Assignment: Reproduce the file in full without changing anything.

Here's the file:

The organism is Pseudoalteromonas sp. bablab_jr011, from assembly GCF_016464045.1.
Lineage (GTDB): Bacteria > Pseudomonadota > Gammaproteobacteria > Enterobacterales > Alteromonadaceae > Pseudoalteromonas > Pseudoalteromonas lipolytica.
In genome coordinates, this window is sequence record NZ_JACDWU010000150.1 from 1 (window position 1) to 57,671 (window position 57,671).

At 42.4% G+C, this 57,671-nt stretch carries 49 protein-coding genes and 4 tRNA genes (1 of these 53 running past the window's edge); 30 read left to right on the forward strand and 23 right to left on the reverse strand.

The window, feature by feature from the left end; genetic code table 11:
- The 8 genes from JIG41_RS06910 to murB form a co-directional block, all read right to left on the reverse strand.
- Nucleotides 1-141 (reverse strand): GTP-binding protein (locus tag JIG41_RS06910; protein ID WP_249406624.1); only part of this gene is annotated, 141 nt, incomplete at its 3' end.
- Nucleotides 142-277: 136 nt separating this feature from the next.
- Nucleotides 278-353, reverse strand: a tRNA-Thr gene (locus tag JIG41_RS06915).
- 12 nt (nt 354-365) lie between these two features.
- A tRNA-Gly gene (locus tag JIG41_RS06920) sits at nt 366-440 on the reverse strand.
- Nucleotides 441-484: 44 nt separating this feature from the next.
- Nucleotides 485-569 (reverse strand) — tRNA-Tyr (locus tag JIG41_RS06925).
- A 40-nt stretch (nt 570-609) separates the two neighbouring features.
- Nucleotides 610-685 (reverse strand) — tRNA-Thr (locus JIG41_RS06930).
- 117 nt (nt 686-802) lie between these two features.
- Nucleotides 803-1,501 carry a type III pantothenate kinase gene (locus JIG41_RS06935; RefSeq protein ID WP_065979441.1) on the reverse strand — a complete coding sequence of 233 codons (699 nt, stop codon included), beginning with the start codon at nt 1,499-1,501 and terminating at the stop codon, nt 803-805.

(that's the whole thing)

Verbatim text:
The organism is Pseudoalteromonas sp. bablab_jr011, from assembly GCF_016464045.1.
Lineage (GTDB): Bacteria > Pseudomonadota > Gammaproteobacteria > Enterobacterales > Alteromonadaceae > Pseudoalteromonas > Pseudoalteromonas lipolytica.
In genome coordinates, this window is sequence record NZ_JACDWU010000150.1 from 1 (window position 1) to 57,671 (window position 57,671).

At 42.4% G+C, this 57,671-nt stretch carries 49 protein-coding genes and 4 tRNA genes (1 of these 53 running past the window's edge); 30 read left to right on the forward strand and 23 right to left on the reverse strand.

The window, feature by feature from the left end; genetic code table 11:
- The 8 genes from JIG41_RS06910 to murB form a co-directional block, all read right to left on the reverse strand.
- Nucleotides 1-141 (reverse strand): GTP-binding protein (locus tag JIG41_RS06910; protein ID WP_249406624.1); only part of this gene is annotated, 141 nt, incomplete at its 3' end.
- Nucleotides 142-277: 136 nt separating this feature from the next.
- Nucleotides 278-353, reverse strand: a tRNA-Thr gene (locus tag JIG41_RS06915).
- 12 nt (nt 354-365) lie between these two features.
- A tRNA-Gly gene (locus tag JIG41_RS06920) sits at nt 366-440 on the reverse strand.
- Nucleotides 441-484: 44 nt separating this feature from the next.
- Nucleotides 485-569 (reverse strand) — tRNA-Tyr (locus tag JIG41_RS06925).
- A 40-nt stretch (nt 570-609) separates the two neighbouring features.
- Nucleotides 610-685 (reverse strand) — tRNA-Thr (locus JIG41_RS06930).
- 117 nt (nt 686-802) lie between these two features.
- Nucleotides 803-1,501 carry a type III pantothenate kinase gene (locus JIG41_RS06935; RefSeq protein ID WP_065979441.1) on the reverse strand — a complete coding sequence of 233 codons (699 nt, stop codon included), beginning with the start codon at nt 1,499-1,501 and terminating at the stop codon, nt 803-805.